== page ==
January 4, 1971; that on January 4, 1971, he presented three additional letters directed for mailing to former jurors, and that on January 12, 1971 he was informed by prison officials that these letters could not be mailed. From the petition, it would appear that the petitioner is seeking to re-argue his case to these jurors thirteen years after the trial.
The essential purpose of the Civil Rights Act is to protect individuals against invasions of federally guaranteed rights through the mis-use or abuse of power derived from the state. Monroe v. Pape, 365 U.S. 167, 81 S. Ct. 473, 5 L. Ed. 2d 492, (1961); Gittlemacker v. Prasse, 3 Cir., 428 F.2d 1 (1970). Where an individual is incarcerated, certain fundamental rights may be limited in the interests of prison security and safety, Gittlemacker, supra. Amongst those rights which may be limited, is the right of a prisoner to communicate freely with persons of his choosing. Shaffer v. Jennings, 314 F. Supp. 588 (M.D. Pa. 1970). The petitioner here appears to be raking over dead ashes in an attempt to find a spark to rekindle some possible flame of his old litigation. This he is attempting to do by communicating with the jurors who tried him more than a dozen years ago. Ordinarily courts frown upon communication with members of a jury after they have performed their service. Stein v. New York, 346 U.S. 156, 73 S. Ct. 1077, 97 L. Ed. 1522 (1953); Womble v. J.C. Penney Co., 47 F.R.D. 350 (E.D. Tenn. 1969). This certainly is true where a long-ago defendant shows no reason whatsoever for contacting jurors. In any event jurors are entitled to be free of molestation, and especially when no factual basis exists. Such a principle is not harsh. An end must come to litigation sometime for if empty explorations were allowed which would disturb persons simply because they served on juries, the jury system would lose all of its validity and effectiveness.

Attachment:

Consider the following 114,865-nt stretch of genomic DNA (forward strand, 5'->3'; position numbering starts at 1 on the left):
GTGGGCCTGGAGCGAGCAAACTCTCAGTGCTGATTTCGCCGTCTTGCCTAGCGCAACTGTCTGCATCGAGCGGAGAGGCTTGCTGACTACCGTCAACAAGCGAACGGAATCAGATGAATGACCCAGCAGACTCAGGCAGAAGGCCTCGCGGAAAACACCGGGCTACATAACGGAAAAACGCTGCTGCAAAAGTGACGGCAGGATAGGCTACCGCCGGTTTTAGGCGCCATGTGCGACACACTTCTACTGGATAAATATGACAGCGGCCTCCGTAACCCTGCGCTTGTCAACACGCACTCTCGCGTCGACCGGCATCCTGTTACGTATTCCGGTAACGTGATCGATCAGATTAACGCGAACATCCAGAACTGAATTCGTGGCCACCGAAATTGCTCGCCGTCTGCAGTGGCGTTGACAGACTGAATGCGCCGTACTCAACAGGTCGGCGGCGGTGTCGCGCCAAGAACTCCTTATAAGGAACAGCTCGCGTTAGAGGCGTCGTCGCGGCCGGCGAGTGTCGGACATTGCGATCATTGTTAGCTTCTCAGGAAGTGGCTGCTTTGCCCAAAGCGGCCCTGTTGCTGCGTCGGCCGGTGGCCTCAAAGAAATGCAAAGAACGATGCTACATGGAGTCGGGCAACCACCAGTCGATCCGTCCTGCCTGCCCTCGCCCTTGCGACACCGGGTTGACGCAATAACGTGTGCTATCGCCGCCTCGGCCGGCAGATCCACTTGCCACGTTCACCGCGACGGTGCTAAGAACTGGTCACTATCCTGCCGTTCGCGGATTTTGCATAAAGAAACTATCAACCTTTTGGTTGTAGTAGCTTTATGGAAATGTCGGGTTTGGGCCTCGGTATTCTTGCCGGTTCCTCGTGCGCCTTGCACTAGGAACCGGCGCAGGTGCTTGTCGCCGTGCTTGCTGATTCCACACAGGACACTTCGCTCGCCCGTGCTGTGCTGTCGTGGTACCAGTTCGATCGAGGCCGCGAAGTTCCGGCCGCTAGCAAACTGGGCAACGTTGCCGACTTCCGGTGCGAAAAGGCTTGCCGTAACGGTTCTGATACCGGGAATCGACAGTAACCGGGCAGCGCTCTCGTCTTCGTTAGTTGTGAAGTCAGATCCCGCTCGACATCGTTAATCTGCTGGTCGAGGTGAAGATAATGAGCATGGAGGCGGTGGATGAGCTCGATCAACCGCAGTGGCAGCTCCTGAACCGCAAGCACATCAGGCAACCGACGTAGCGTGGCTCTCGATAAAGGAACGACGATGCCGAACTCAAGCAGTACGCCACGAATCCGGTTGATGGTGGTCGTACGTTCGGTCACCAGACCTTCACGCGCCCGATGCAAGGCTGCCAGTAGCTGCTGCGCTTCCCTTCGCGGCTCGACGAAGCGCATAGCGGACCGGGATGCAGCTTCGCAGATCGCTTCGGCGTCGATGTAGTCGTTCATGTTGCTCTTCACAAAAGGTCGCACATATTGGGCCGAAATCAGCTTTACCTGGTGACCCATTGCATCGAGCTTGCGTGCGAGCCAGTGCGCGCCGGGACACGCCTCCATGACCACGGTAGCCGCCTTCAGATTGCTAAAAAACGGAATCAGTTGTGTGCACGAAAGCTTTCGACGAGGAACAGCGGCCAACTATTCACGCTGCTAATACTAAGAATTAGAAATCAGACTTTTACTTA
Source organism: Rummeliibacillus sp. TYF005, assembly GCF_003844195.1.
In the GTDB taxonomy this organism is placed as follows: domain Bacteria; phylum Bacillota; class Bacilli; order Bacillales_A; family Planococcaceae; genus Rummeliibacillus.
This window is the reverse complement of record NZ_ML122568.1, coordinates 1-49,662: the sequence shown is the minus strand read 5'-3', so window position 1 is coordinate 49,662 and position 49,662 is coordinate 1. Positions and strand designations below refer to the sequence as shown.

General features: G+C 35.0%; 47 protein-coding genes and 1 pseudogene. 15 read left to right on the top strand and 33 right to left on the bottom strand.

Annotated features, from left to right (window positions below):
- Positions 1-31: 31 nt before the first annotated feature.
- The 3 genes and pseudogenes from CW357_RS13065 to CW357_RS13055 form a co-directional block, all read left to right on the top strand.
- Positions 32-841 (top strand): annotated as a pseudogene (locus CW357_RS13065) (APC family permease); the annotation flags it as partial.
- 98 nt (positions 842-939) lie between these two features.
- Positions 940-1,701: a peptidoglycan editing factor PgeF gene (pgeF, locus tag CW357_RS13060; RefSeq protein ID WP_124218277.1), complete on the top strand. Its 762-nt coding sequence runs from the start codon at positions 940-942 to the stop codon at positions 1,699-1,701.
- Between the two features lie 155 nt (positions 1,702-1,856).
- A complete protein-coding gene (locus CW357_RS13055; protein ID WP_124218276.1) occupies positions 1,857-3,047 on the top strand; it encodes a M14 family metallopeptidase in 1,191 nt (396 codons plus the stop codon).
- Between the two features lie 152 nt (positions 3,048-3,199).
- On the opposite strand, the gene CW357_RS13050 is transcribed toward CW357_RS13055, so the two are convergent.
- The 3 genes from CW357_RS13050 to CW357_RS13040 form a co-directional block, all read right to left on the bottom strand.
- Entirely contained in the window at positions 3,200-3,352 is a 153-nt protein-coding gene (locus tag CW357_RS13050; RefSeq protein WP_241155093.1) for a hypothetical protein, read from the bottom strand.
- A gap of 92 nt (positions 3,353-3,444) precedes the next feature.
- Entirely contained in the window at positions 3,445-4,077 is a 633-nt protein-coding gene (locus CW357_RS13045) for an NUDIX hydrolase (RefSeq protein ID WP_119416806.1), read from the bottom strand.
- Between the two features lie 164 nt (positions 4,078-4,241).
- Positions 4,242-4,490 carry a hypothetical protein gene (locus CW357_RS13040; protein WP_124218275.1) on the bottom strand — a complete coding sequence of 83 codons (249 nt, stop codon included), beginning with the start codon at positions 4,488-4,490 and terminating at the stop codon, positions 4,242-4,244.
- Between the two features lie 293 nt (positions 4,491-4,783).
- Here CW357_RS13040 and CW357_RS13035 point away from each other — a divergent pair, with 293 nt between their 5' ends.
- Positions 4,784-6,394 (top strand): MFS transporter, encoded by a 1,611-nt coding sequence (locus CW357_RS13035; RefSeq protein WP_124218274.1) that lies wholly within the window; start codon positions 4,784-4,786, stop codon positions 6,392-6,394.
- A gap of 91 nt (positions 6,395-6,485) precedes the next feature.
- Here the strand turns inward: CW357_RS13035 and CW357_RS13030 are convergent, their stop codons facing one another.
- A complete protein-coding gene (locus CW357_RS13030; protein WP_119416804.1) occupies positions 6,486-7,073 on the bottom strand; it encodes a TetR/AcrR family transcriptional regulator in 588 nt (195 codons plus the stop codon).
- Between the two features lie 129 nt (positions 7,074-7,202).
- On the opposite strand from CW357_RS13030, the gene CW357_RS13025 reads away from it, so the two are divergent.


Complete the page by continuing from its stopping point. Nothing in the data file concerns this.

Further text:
Thus the matter raised in this petition is one which does not amount to a misuse or abuse of power derived from the state, and this claim, which is nothing more than a complaint about prison discipline, is frivolous and should be dismissed.
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